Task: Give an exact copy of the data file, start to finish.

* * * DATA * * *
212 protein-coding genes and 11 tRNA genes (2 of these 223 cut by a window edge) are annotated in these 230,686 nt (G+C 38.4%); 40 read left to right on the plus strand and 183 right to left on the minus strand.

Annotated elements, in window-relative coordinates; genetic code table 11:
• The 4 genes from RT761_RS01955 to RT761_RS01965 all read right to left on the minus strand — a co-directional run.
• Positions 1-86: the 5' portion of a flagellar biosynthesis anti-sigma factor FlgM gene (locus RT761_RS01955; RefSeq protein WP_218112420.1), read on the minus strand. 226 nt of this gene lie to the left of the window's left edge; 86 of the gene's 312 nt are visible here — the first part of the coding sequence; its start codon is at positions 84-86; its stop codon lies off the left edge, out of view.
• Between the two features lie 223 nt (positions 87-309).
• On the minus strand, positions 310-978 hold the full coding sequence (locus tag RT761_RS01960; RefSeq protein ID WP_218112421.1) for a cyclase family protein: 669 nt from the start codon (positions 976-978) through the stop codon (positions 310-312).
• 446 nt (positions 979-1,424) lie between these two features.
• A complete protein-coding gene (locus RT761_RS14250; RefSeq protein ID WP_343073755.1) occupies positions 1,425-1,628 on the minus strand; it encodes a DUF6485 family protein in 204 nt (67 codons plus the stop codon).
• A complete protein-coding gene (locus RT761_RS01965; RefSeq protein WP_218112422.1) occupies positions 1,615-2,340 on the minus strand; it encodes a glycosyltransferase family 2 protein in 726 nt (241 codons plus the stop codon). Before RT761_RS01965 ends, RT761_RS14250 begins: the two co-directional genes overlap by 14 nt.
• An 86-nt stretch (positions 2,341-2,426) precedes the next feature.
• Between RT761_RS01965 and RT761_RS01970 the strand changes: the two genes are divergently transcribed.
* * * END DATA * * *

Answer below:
212 protein-coding genes and 11 tRNA genes (2 of these 223 cut by a window edge) are annotated in these 230,686 nt (G+C 38.4%); 40 read left to right on the plus strand and 183 right to left on the minus strand.

Annotated elements, in window-relative coordinates; genetic code table 11:
• The 4 genes from RT761_RS01955 to RT761_RS01965 all read right to left on the minus strand — a co-directional run.
• Positions 1-86: the 5' portion of a flagellar biosynthesis anti-sigma factor FlgM gene (locus RT761_RS01955; RefSeq protein WP_218112420.1), read on the minus strand. 226 nt of this gene lie to the left of the window's left edge; 86 of the gene's 312 nt are visible here — the first part of the coding sequence; its start codon is at positions 84-86; its stop codon lies off the left edge, out of view.
• Between the two features lie 223 nt (positions 87-309).
• On the minus strand, positions 310-978 hold the full coding sequence (locus tag RT761_RS01960; RefSeq protein ID WP_218112421.1) for a cyclase family protein: 669 nt from the start codon (positions 976-978) through the stop codon (positions 310-312).
• 446 nt (positions 979-1,424) lie between these two features.
• A complete protein-coding gene (locus RT761_RS14250; RefSeq protein ID WP_343073755.1) occupies positions 1,425-1,628 on the minus strand; it encodes a DUF6485 family protein in 204 nt (67 codons plus the stop codon).
• A complete protein-coding gene (locus RT761_RS01965; RefSeq protein WP_218112422.1) occupies positions 1,615-2,340 on the minus strand; it encodes a glycosyltransferase family 2 protein in 726 nt (241 codons plus the stop codon). Before RT761_RS01965 ends, RT761_RS14250 begins: the two co-directional genes overlap by 14 nt.
• An 86-nt stretch (positions 2,341-2,426) precedes the next feature.
• Between RT761_RS01965 and RT761_RS01970 the strand changes: the two genes are divergently transcribed.